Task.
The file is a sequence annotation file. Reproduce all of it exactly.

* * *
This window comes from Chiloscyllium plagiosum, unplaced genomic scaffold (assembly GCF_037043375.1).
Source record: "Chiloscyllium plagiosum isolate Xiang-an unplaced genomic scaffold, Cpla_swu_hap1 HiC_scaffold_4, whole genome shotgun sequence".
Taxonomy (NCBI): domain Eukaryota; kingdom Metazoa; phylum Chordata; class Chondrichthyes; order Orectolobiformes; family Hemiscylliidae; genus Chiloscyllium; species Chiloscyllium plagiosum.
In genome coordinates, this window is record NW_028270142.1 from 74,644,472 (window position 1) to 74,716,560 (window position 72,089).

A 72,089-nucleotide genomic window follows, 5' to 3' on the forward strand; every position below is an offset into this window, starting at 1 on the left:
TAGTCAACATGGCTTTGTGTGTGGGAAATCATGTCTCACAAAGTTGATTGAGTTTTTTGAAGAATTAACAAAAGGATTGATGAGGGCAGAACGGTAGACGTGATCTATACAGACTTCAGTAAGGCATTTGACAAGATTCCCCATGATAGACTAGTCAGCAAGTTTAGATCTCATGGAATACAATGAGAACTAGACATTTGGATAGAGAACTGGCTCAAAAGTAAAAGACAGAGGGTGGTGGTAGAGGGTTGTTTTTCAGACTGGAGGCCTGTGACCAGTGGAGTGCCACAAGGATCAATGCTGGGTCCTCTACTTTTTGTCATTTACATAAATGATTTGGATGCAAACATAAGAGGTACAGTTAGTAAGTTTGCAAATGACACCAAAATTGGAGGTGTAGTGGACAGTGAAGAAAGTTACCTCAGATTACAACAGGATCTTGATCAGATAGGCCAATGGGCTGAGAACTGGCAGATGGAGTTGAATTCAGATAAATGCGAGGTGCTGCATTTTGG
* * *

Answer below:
This window comes from Chiloscyllium plagiosum, unplaced genomic scaffold (assembly GCF_037043375.1).
Source record: "Chiloscyllium plagiosum isolate Xiang-an unplaced genomic scaffold, Cpla_swu_hap1 HiC_scaffold_4, whole genome shotgun sequence".
Taxonomy (NCBI): domain Eukaryota; kingdom Metazoa; phylum Chordata; class Chondrichthyes; order Orectolobiformes; family Hemiscylliidae; genus Chiloscyllium; species Chiloscyllium plagiosum.
In genome coordinates, this window is record NW_028270142.1 from 74,644,472 (window position 1) to 74,716,560 (window position 72,089).

A 72,089-nucleotide genomic window follows, 5' to 3' on the forward strand; every position below is an offset into this window, starting at 1 on the left:
TAGTCAACATGGCTTTGTGTGTGGGAAATCATGTCTCACAAAGTTGATTGAGTTTTTTGAAGAATTAACAAAAGGATTGATGAGGGCAGAACGGTAGACGTGATCTATACAGACTTCAGTAAGGCATTTGACAAGATTCCCCATGATAGACTAGTCAGCAAGTTTAGATCTCATGGAATACAATGAGAACTAGACATTTGGATAGAGAACTGGCTCAAAAGTAAAAGACAGAGGGTGGTGGTAGAGGGTTGTTTTTCAGACTGGAGGCCTGTGACCAGTGGAGTGCCACAAGGATCAATGCTGGGTCCTCTACTTTTTGTCATTTACATAAATGATTTGGATGCAAACATAAGAGGTACAGTTAGTAAGTTTGCAAATGACACCAAAATTGGAGGTGTAGTGGACAGTGAAGAAAGTTACCTCAGATTACAACAGGATCTTGATCAGATAGGCCAATGGGCTGAGAACTGGCAGATGGAGTTGAATTCAGATAAATGCGAGGTGCTGCATTTTGG